I expected any prospective college to weigh outside grades and tests heavily, and my son delivered these easily. He took math classes at San Jose State as an outside student and received an A in each. He got a perfect score on the SAT as well as making the National Merit Scholarship semi-finalist list. He took AP tests without taking the AP courses, and received 5’s. He scored well in SAT subject tests as well.

I also expected readers to consider his extensive portfolio of work and impressive accomplishments. In the case of his dream school, we had to pay extra for the portfolio to be included, but I (foolishly) assumed that the extra money would mean someone would look at it. I also noted his most outstanding work (such as breaking a math record at the age of 11, and the subjects he presented at math conferences) on his transcript.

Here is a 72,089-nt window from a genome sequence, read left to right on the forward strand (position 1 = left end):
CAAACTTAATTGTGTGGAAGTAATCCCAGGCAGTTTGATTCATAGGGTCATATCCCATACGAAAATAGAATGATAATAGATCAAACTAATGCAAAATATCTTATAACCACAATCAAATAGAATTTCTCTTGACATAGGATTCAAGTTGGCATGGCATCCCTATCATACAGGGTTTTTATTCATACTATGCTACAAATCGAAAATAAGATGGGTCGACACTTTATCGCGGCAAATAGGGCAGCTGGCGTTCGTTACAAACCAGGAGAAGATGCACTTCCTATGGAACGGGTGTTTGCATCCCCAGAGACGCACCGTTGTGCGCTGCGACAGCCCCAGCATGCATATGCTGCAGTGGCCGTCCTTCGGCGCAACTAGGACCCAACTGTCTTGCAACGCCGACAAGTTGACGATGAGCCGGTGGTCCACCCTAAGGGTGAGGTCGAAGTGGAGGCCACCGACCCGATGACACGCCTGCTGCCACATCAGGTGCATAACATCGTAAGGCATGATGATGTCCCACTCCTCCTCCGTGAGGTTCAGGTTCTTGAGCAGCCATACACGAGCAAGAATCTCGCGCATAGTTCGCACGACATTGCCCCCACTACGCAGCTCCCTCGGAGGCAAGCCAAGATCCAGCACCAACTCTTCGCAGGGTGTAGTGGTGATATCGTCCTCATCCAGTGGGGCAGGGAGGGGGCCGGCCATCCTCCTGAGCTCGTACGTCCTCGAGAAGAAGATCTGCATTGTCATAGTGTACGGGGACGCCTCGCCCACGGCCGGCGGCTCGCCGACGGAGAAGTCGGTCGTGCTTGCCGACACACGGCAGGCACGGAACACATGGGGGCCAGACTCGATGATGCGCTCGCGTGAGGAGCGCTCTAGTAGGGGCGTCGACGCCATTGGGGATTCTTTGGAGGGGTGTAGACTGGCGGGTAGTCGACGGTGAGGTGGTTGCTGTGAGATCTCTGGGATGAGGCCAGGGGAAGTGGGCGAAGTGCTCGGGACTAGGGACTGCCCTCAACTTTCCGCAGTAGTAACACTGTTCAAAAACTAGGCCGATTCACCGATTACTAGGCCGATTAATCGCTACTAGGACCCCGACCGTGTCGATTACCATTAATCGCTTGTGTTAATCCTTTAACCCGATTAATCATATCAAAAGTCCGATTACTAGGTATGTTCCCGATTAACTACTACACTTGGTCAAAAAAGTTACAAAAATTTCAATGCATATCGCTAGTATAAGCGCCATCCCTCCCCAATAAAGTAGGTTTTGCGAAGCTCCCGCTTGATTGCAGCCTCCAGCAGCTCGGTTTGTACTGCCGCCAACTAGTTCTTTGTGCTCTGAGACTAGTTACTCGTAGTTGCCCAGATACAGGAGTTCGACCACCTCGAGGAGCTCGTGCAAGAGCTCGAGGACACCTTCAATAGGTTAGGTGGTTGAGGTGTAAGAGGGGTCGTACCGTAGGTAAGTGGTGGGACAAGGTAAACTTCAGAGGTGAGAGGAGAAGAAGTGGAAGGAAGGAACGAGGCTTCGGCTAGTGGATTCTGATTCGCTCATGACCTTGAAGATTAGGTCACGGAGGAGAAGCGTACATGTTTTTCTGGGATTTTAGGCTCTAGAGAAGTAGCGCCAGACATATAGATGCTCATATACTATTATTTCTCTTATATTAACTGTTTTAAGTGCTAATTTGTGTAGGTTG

Yet, no one has any idea of what really is “good enough” to merit admission at a prestigious university. Is it a high SAT/ACT score? Um, no — students with perfect scores are notably rejected. Is it great grades or taking hard courses? No, valedictorians are rejected as well. One season the rumor may fly around that colleges are looking for “well rounded” students and the girl with great grades who also sings in the opera and plays baseball collects rejection letters. Another season the rumor says colleges are looking for “pointy” students but the nerd who lives, eats, and breathes for writing mobile apps is out of luck, too.